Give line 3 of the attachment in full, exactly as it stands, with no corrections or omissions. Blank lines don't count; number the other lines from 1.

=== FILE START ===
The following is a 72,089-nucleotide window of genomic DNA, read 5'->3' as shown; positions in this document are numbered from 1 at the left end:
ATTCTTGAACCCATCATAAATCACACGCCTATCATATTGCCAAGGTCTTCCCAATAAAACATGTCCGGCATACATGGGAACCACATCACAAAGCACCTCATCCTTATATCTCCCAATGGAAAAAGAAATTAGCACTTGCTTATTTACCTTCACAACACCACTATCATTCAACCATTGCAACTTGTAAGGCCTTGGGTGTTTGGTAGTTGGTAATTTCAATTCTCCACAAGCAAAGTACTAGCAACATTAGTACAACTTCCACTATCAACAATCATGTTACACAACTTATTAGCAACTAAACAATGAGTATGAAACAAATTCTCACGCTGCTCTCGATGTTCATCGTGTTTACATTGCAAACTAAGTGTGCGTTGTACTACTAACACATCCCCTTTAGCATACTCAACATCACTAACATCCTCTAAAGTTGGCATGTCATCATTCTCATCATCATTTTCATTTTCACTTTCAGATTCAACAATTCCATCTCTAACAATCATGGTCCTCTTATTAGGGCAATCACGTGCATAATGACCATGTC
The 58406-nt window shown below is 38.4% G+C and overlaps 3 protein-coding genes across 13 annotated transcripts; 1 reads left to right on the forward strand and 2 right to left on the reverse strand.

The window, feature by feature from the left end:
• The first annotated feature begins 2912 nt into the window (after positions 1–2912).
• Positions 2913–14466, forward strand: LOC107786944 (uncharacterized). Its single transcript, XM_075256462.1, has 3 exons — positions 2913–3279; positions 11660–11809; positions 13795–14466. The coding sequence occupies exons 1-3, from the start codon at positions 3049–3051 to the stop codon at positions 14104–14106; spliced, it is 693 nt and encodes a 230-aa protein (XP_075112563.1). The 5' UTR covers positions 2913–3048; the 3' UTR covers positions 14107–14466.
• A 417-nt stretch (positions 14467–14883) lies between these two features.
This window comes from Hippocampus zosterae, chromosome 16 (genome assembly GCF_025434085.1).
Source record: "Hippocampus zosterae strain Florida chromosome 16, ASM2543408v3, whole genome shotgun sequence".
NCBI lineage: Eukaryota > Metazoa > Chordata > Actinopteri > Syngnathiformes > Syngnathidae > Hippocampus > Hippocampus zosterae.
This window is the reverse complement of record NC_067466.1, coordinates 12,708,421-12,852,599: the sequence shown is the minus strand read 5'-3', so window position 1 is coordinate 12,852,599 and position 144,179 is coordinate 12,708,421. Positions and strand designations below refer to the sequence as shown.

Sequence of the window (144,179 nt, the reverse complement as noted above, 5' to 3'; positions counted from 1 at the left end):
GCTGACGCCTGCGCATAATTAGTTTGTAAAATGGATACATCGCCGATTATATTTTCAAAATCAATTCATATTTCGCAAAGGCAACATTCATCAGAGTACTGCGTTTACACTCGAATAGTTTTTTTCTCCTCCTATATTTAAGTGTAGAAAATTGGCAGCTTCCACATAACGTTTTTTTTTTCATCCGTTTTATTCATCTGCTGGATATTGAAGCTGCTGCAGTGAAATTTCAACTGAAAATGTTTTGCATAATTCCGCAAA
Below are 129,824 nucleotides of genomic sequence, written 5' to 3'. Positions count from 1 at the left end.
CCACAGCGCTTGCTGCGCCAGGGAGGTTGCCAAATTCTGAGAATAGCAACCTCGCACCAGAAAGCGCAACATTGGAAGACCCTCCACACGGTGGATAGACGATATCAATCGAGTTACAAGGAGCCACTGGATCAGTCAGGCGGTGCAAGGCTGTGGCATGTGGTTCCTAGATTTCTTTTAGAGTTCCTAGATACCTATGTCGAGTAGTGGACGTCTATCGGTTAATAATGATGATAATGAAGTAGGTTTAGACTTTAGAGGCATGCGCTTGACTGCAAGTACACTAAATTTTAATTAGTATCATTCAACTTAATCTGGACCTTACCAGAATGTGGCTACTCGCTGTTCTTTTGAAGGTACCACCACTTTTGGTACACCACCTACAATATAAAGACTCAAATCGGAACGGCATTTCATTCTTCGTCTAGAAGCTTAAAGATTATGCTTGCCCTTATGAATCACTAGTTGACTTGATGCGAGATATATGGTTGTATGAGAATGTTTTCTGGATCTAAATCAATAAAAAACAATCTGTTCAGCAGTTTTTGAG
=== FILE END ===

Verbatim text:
The 58406-nt window shown below is 38.4% G+C and overlaps 3 protein-coding genes across 13 annotated transcripts; 1 reads left to right on the forward strand and 2 right to left on the reverse strand.